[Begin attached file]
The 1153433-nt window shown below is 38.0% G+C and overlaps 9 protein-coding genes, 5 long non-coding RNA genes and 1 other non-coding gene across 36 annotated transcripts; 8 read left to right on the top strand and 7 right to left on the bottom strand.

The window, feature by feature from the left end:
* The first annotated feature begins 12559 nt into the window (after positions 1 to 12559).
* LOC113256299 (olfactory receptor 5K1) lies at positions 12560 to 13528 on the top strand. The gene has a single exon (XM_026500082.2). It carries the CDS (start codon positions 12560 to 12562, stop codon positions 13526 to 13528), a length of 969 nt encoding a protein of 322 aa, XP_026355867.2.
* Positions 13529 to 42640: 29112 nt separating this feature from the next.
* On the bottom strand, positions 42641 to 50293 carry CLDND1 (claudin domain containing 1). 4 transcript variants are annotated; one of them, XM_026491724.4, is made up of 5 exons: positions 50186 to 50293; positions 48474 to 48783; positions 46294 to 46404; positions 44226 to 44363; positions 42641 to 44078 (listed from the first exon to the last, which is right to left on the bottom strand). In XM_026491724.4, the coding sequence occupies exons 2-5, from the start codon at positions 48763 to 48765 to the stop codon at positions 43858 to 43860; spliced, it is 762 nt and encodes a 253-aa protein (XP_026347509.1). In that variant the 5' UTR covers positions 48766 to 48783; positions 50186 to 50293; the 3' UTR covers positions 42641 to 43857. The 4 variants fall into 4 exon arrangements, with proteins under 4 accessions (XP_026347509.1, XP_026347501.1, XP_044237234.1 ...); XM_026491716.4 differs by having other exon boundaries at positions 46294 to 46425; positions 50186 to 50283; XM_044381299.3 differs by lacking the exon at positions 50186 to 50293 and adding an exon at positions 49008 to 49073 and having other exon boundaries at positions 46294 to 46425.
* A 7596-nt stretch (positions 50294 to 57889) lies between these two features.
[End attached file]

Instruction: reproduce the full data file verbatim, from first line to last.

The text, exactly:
The 1153433-nt window shown below is 38.0% G+C and overlaps 9 protein-coding genes, 5 long non-coding RNA genes and 1 other non-coding gene across 36 annotated transcripts; 8 read left to right on the top strand and 7 right to left on the bottom strand.

The window, feature by feature from the left end:
* The first annotated feature begins 12559 nt into the window (after positions 1 to 12559).
* LOC113256299 (olfactory receptor 5K1) lies at positions 12560 to 13528 on the top strand. The gene has a single exon (XM_026500082.2). It carries the CDS (start codon positions 12560 to 12562, stop codon positions 13526 to 13528), a length of 969 nt encoding a protein of 322 aa, XP_026355867.2.
* Positions 13529 to 42640: 29112 nt separating this feature from the next.
* On the bottom strand, positions 42641 to 50293 carry CLDND1 (claudin domain containing 1). 4 transcript variants are annotated; one of them, XM_026491724.4, is made up of 5 exons: positions 50186 to 50293; positions 48474 to 48783; positions 46294 to 46404; positions 44226 to 44363; positions 42641 to 44078 (listed from the first exon to the last, which is right to left on the bottom strand). In XM_026491724.4, the coding sequence occupies exons 2-5, from the start codon at positions 48763 to 48765 to the stop codon at positions 43858 to 43860; spliced, it is 762 nt and encodes a 253-aa protein (XP_026347509.1). In that variant the 5' UTR covers positions 48766 to 48783; positions 50186 to 50293; the 3' UTR covers positions 42641 to 43857. The 4 variants fall into 4 exon arrangements, with proteins under 4 accessions (XP_026347509.1, XP_026347501.1, XP_044237234.1 ...); XM_026491716.4 differs by having other exon boundaries at positions 46294 to 46425; positions 50186 to 50283; XM_044381299.3 differs by lacking the exon at positions 50186 to 50293 and adding an exon at positions 49008 to 49073 and having other exon boundaries at positions 46294 to 46425.
* A 7596-nt stretch (positions 50294 to 57889) lies between these two features.